First in Class ARNI, Valsartan/Sacubitril as a New Treatment of Chronic HFrEF

Sang Hong Baek MD, PhD, FACC, ESC
Professor of Medicine (Cardiology), Seoul St. Mary’s Hospital, The Catholic University of Korea



The first approved ARNI (angiotensin receptor-nephrilysin inhibitor), valsartan/sacubitril, is a combination drug for use in chronic symptomatic heart failure reduced ejection fraction (HFrEF) NYHA class II or IV who tolerate an ACE inhibitor or ARB. In ARNI, an ARB is combined with an neprilysin inhibitor, an enzyme that degrades natriuretic peptides, bradykinin, adrenomedullin, and other vasoactive peptides, in a 1:1 mixture by molecule count.

The >8000-person PARADIGM-HF randomized clinical trial showed that patients with chronic HF treated with ARNI had a 20% decrease in CV death or HF hospitalizations vs those treated with the ACE inhibitor enalapril, as well as a significant reduction in all-cause mortality.

The US Food and Drug Administration (FDA) and the European Medicines Agency (EMA) approved this drug for a broad indication: that is, for patients with symptomatic chronic HF and reduced EF (NYHA class II–IV and left ventricular EF ≤40 %) to fill an unmet medical need.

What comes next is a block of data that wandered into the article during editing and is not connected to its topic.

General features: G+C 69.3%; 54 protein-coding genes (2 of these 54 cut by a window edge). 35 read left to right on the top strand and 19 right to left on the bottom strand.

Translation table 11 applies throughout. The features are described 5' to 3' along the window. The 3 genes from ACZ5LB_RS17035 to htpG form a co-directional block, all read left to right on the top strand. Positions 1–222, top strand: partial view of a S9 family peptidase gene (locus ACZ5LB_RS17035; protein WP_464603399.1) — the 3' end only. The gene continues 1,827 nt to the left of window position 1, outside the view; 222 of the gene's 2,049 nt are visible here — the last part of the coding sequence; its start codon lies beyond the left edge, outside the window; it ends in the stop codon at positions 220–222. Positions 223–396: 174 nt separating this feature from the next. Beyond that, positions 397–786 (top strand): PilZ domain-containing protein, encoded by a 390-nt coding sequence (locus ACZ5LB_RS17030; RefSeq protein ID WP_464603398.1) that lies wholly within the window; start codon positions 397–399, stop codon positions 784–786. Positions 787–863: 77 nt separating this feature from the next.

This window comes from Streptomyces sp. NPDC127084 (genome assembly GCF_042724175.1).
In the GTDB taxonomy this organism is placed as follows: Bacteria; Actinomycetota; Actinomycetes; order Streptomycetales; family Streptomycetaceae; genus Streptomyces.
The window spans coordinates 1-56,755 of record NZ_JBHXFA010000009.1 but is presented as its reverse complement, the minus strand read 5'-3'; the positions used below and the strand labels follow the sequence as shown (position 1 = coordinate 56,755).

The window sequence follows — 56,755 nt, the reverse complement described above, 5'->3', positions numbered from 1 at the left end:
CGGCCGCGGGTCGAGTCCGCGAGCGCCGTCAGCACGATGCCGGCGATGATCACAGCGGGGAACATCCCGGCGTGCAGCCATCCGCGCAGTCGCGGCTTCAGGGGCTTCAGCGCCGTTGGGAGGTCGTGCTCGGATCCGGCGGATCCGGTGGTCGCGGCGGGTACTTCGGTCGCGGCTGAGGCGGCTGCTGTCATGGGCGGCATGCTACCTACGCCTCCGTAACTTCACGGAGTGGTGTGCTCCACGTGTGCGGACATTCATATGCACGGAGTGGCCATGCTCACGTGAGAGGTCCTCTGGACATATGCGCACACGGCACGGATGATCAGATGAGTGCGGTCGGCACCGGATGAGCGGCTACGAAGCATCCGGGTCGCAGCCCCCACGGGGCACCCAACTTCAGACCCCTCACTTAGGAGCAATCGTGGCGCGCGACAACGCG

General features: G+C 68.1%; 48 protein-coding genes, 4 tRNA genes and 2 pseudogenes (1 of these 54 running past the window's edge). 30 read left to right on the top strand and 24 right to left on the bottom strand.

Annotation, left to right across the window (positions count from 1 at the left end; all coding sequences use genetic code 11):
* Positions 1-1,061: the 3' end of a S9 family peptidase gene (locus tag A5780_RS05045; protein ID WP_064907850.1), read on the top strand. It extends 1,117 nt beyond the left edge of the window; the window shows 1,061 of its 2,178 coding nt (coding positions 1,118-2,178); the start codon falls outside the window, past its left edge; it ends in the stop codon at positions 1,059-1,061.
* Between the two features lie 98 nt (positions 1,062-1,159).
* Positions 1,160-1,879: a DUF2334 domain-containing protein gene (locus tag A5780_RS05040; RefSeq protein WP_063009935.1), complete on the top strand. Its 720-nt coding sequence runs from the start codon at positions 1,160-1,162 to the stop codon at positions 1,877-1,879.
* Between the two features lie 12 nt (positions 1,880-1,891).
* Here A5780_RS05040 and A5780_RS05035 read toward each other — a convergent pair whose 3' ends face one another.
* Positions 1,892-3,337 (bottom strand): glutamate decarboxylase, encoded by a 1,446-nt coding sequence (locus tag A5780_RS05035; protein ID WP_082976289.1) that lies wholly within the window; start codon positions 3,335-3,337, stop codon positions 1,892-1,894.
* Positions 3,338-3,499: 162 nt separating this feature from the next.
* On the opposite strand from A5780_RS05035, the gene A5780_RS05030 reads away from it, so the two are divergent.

The ACC, AHA, and HFSA issued a Class I, Level B-R recommendation and the ESC issued a Class I, Level B recommendation for valsartan/sacubitril, as an alternative to ACE inhibitors to reduce morbidity and mortality in patients with chronic HFrEF who remain symptomatic despite optimal treatment with an ACE inhibitor, an evidence-based beta-blocker and a mineralocorticoid receptor antagonist. Replacement by an ARNI is recommended to further reduce morbidity and mortality. However, we need more data to generalize this drug in daily clinical practice. At present, the first line therapy for HF in guidelines is the use of ACE inhibitors. Whether ANRI will improve survival in asymptomatic patients with chronic HF should be investigated.

In safety concerns, combined treatment with an ACEI (or ARB) and sacubitril/valsartan is contraindicated. The use of ARNI is associated with the risk of hypotension and renal insufficiency and may lead to angioedema, as well.


ARNI is an option for those patients who continue having HF symptoms despite optimal medical treatment. More evidence is required to generally use ARNI in daily clinical practice.



  1. McMurray JJV, Packer M, Desai AS, et al. Angiotensin-neprilysin inhibition versus enalapril in heart failure. N. Engl. J. Med. 2014; 371:993-1004.
  2. 2017 ACC/AHA/HFSA Focused Update of the 2013 ACCF/AHA Guideline for the Management of Heart Failure. J Am Coll Cardiol. 2017 Aug 8;70(6):776-803.
  3. 2016 ESC Guidelines for the diagnosis and treatment of acute and chronic heart failure. Eur Heart J. 2016 Jul 14;37(27):2129-2200.